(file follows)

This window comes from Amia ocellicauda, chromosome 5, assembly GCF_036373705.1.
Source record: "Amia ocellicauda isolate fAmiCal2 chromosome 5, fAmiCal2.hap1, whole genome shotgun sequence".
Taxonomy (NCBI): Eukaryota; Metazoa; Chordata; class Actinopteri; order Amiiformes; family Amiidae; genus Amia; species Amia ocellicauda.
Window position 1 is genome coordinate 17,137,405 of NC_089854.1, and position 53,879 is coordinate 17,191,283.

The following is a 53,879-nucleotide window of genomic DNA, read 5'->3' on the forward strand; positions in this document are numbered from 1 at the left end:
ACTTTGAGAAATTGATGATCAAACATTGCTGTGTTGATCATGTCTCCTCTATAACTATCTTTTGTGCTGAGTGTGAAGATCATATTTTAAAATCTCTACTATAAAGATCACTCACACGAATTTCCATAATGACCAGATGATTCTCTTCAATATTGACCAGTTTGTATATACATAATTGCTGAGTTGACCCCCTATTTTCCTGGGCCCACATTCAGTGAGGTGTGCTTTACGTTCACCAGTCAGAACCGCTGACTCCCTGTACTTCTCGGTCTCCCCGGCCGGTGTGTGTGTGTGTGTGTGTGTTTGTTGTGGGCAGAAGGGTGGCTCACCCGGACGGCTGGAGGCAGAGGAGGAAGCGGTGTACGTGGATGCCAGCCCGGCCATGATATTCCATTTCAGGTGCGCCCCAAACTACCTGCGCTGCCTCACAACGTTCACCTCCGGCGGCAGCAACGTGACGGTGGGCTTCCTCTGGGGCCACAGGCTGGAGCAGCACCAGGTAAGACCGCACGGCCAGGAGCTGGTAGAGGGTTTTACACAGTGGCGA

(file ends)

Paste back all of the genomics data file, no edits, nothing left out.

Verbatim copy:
This window comes from Amia ocellicauda, chromosome 5, assembly GCF_036373705.1.
Source record: "Amia ocellicauda isolate fAmiCal2 chromosome 5, fAmiCal2.hap1, whole genome shotgun sequence".
Taxonomy (NCBI): Eukaryota; Metazoa; Chordata; class Actinopteri; order Amiiformes; family Amiidae; genus Amia; species Amia ocellicauda.
Window position 1 is genome coordinate 17,137,405 of NC_089854.1, and position 53,879 is coordinate 17,191,283.

The following is a 53,879-nucleotide window of genomic DNA, read 5'->3' on the forward strand; positions in this document are numbered from 1 at the left end:
ACTTTGAGAAATTGATGATCAAACATTGCTGTGTTGATCATGTCTCCTCTATAACTATCTTTTGTGCTGAGTGTGAAGATCATATTTTAAAATCTCTACTATAAAGATCACTCACACGAATTTCCATAATGACCAGATGATTCTCTTCAATATTGACCAGTTTGTATATACATAATTGCTGAGTTGACCCCCTATTTTCCTGGGCCCACATTCAGTGAGGTGTGCTTTACGTTCACCAGTCAGAACCGCTGACTCCCTGTACTTCTCGGTCTCCCCGGCCGGTGTGTGTGTGTGTGTGTGTGTTTGTTGTGGGCAGAAGGGTGGCTCACCCGGACGGCTGGAGGCAGAGGAGGAAGCGGTGTACGTGGATGCCAGCCCGGCCATGATATTCCATTTCAGGTGCGCCCCAAACTACCTGCGCTGCCTCACAACGTTCACCTCCGGCGGCAGCAACGTGACGGTGGGCTTCCTCTGGGGCCACAGGCTGGAGCAGCACCAGGTAAGACCGCACGGCCAGGAGCTGGTAGAGGGTTTTACACAGTGGCGA